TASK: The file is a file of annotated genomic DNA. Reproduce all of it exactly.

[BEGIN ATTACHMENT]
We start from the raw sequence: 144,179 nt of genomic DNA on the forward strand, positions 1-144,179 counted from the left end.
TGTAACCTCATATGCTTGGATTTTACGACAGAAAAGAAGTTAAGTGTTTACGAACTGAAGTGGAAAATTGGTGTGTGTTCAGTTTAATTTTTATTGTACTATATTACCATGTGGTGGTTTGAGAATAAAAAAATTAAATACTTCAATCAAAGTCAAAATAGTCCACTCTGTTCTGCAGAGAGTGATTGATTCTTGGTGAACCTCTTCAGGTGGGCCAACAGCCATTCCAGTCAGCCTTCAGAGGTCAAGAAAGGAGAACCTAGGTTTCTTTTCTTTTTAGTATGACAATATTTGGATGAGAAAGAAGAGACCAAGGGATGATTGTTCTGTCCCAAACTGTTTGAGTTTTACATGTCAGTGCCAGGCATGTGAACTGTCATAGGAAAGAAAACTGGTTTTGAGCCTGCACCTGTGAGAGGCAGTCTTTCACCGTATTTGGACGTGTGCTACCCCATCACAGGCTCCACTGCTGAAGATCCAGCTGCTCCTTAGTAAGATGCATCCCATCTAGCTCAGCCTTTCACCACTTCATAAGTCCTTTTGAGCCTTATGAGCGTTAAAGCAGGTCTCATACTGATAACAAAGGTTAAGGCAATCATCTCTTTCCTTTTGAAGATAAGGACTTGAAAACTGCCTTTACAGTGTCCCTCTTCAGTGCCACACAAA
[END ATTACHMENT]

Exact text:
We start from the raw sequence: 144,179 nt of genomic DNA on the forward strand, positions 1-144,179 counted from the left end.
TGTAACCTCATATGCTTGGATTTTACGACAGAAAAGAAGTTAAGTGTTTACGAACTGAAGTGGAAAATTGGTGTGTGTTCAGTTTAATTTTTATTGTACTATATTACCATGTGGTGGTTTGAGAATAAAAAAATTAAATACTTCAATCAAAGTCAAAATAGTCCACTCTGTTCTGCAGAGAGTGATTGATTCTTGGTGAACCTCTTCAGGTGGGCCAACAGCCATTCCAGTCAGCCTTCAGAGGTCAAGAAAGGAGAACCTAGGTTTCTTTTCTTTTTAGTATGACAATATTTGGATGAGAAAGAAGAGACCAAGGGATGATTGTTCTGTCCCAAACTGTTTGAGTTTTACATGTCAGTGCCAGGCATGTGAACTGTCATAGGAAAGAAAACTGGTTTTGAGCCTGCACCTGTGAGAGGCAGTCTTTCACCGTATTTGGACGTGTGCTACCCCATCACAGGCTCCACTGCTGAAGATCCAGCTGCTCCTTAGTAAGATGCATCCCATCTAGCTCAGCCTTTCACCACTTCATAAGTCCTTTTGAGCCTTATGAGCGTTAAAGCAGGTCTCATACTGATAACAAAGGTTAAGGCAATCATCTCTTTCCTTTTGAAGATAAGGACTTGAAAACTGCCTTTACAGTGTCCCTCTTCAGTGCCACACAAA